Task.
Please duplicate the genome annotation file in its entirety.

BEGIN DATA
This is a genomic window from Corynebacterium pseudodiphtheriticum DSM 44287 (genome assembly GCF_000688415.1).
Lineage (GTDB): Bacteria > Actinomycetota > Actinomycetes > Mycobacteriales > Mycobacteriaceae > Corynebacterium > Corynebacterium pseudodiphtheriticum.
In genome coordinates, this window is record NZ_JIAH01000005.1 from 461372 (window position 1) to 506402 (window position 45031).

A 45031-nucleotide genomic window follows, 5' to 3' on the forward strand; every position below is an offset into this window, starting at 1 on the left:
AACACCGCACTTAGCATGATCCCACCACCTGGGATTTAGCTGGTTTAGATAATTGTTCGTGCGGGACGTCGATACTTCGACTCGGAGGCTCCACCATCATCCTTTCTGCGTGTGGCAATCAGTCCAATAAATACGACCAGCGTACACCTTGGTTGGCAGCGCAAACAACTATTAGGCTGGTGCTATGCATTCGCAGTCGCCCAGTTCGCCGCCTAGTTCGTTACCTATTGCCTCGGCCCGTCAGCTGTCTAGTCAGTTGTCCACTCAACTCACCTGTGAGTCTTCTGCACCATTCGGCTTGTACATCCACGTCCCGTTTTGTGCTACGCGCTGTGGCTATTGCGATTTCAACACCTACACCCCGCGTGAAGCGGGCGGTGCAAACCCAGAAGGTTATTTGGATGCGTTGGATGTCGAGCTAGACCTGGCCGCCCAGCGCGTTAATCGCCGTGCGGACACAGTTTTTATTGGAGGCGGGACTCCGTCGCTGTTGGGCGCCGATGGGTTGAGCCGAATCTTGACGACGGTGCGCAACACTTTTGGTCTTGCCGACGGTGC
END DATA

This is a genomic window from Corynebacterium pseudodiphtheriticum DSM 44287 (genome assembly GCF_000688415.1).
Lineage (GTDB): Bacteria > Actinomycetota > Actinomycetes > Mycobacteriales > Mycobacteriaceae > Corynebacterium > Corynebacterium pseudodiphtheriticum.
In genome coordinates, this window is record NZ_JIAH01000005.1 from 461372 (window position 1) to 506402 (window position 45031).

A 45031-nucleotide genomic window follows, 5' to 3' on the forward strand; every position below is an offset into this window, starting at 1 on the left:
AACACCGCACTTAGCATGATCCCACCACCTGGGATTTAGCTGGTTTAGATAATTGTTCGTGCGGGACGTCGATACTTCGACTCGGAGGCTCCACCATCATCCTTTCTGCGTGTGGCAATCAGTCCAATAAATACGACCAGCGTACACCTTGGTTGGCAGCGCAAACAACTATTAGGCTGGTGCTATGCATTCGCAGTCGCCCAGTTCGCCGCCTAGTTCGTTACCTATTGCCTCGGCCCGTCAGCTGTCTAGTCAGTTGTCCACTCAACTCACCTGTGAGTCTTCTGCACCATTCGGCTTGTACATCCACGTCCCGTTTTGTGCTACGCGCTGTGGCTATTGCGATTTCAACACCTACACCCCGCGTGAAGCGGGCGGTGCAAACCCAGAAGGTTATTTGGATGCGTTGGATGTCGAGCTAGACCTGGCCGCCCAGCGCGTTAATCGCCGTGCGGACACAGTTTTTATTGGAGGCGGGACTCCGTCGCTGTTGGGCGCCGATGGGTTGAGCCGAATCTTGACGACGGTGCGCAACACTTTTGGTCTTGCCGACGGTGC